Nobel winner Carter urges Israel to withdraw from territories
By Ha'aretz Service and Reuters
Former U.S. President Jimmy Carter used his Nobel Peace Prize acceptance speech Tuesday to call on Israel to comply with a United Nations resolution to withdraw from the territories as a fundamental step towards peace in the Middle East.
"At Camp David in 1978 and in Oslo in 1993, Israelis, Egyptians, and Palestinians have endorsed the only reasonable prescription for peace: United Nations Resolution 242," he said.
"It condemns the acquisition of territory by force, calls for withdrawal of Israel from the occupied territories, and provides for Israelis to live securely and in harmony with their neighbors. There is no other mandate whose implementation could more profoundly improve international relationships."
Saying that war is always evil, Carter, calling himself a "citizen of a troubled world", also made veiled criticisms of U.S. President George W. Bush for opposing UN-led schemes to protect the environment or to create an international criminal court, and urged the world to accept UN leadership in tackling challenges from the Middle East to global poverty.
"Global challenges must be met with an emphasis on peace, in harmony with others, with strong alliances and international consensus," Carter told a ceremony in Oslo City Hall after collecting a Nobel gold medal and diploma to a standing ovation.
"Imperfect as it may be, there is no doubt that this can best be done through the United Nations," said the 78-year-old Democrat, who was U.S. president from 1977-81.
"War may sometimes be a necessary evil," Carter told an audience of about 1,000 people including his wife Rosalynn and Norway's King Harald and Queen Sonja.
"But no matter how necessary, it is always an evil, never a good. We will not learn how to live together in peace by killing each other's children," he said.
Carter, who almost won the prize in 1978 for brokering an Israeli-Egyptian peace deal, also said "the world is, in many ways, a more dangerous place" in the new millennium because of civil wars and "appalling acts of terrorism."
The head of the Nobel Committee, Gunnar Berge, said Carter was honoured for decades working for peace, democracy and human rights. Berge did not mention that he had said two months ago, in announcing the prize, that he also reckoned it was a "kick in the leg" to Bush's policy on Iraq.
"Jimmy Carter will probably not go down in history as the most effective president. But he is certainly the best ex-president the country ever had," he said.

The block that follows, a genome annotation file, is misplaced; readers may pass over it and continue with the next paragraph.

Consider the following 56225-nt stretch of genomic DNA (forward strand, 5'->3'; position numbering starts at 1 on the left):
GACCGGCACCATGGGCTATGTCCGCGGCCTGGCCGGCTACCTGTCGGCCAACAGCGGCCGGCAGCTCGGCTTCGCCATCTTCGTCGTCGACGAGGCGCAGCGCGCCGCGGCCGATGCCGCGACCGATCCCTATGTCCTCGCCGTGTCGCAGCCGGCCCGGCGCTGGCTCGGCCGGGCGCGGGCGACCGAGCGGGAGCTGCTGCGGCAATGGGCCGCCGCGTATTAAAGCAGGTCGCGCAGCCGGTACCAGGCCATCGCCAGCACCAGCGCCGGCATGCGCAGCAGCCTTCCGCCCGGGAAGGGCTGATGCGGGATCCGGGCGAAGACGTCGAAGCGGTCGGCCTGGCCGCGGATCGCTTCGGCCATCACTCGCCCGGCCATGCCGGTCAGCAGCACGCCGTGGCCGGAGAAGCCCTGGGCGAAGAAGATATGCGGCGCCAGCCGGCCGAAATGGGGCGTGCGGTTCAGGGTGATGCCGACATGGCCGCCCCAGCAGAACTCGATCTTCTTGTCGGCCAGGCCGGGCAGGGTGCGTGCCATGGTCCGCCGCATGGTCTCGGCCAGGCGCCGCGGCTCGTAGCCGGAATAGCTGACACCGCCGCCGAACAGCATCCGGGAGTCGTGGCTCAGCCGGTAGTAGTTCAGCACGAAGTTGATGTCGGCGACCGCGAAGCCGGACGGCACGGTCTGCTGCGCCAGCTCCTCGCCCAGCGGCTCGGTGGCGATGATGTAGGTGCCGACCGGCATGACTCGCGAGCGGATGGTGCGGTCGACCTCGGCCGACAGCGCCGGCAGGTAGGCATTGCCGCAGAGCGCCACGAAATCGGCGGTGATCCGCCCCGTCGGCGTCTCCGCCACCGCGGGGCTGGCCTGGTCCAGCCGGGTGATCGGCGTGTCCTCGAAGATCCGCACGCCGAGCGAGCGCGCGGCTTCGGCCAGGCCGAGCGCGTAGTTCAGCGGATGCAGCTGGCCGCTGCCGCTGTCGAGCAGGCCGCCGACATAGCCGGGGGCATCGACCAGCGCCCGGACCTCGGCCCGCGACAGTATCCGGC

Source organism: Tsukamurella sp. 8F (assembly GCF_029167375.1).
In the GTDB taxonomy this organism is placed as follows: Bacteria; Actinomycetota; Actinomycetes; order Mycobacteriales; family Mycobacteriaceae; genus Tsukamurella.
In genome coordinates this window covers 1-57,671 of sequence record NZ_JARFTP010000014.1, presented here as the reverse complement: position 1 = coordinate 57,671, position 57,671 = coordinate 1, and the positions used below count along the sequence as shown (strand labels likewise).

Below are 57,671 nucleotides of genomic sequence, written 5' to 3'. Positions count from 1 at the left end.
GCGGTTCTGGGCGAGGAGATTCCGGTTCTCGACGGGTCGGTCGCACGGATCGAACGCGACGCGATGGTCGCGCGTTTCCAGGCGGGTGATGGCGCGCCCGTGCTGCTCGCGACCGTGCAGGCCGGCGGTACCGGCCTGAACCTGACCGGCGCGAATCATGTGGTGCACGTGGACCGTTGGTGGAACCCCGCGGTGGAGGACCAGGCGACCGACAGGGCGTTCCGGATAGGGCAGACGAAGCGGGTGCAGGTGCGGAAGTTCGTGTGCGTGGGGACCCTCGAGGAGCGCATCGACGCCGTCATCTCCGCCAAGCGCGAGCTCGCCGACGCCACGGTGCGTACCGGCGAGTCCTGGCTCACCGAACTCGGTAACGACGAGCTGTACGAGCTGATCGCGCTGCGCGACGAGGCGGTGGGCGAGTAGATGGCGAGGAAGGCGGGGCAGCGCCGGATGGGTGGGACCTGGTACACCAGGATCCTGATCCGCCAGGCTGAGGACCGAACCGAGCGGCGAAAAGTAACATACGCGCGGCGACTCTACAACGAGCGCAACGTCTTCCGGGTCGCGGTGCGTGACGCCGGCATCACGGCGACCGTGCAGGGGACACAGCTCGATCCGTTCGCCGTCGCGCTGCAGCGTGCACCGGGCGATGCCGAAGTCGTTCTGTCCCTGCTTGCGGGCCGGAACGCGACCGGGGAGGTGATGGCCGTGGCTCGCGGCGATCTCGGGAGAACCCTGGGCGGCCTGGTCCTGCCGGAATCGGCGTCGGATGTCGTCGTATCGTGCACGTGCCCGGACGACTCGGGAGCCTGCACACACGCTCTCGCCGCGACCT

Carter reiterated calls on Iraqi President Saddam Hussein to comply fully with UN weapons inspectors and warned powerful nations against launching wars in a bid to prevent bigger conflicts.
Carter told CNN in a later interview that the UN Security Council should have the final word in deciding if there should be a war against Iraq - even though nations including China and Russia a veto on the Council.
He said he "hoped and expected" that Bush would submit to UN decisions. Asked if he would have risked UN vetoes for key U.S. policies when he was president, he said: "'Welcome' is maybe not the right word. I would have accepted it."
About 40 Iranian exiles protested near City Hall, accusing Carter of paving the way to the 1979 Iranian Revolution and a rise of Islamic fundamentalism.
"Carter, Carter shame on you, what have you done to Iran? Remember 1979. Shame on you, [Nobel] committee!" they chanted.
Carter also made a plea for acceptance of global standards on issues including a ban on landmines, creation of an international criminal court to try war crimes and schemes to combat global warming mainly caused by burning fossil fuels.
"Those agreements already adopted must be fully implemented, and others should be pursued aggressively," Carter said. Bush has declined to sign up to several key global pacts.
Carter also praised the United States, saying it had used its power with restraint in the past. "We have not assumed that super strength guarantees super wisdom," he said.
Carter said he had previously pointed to "the growing chasm between the richest and poorest people on earth" as the main challenge of the millennium.
"The results of this disparity are root causes of most of the world's unresolved problems, including starvation, illiteracy, environmental degradation, violent conflict and unnecessary illnesses that range from Guinea worm to HIV/AIDS," he said.
Carter later waved to a crowd of several hundred people in a traditional
torchlit march past his hotel in freezing cold. He was to attend a Nobel
banquet, with peanut cake on the menu.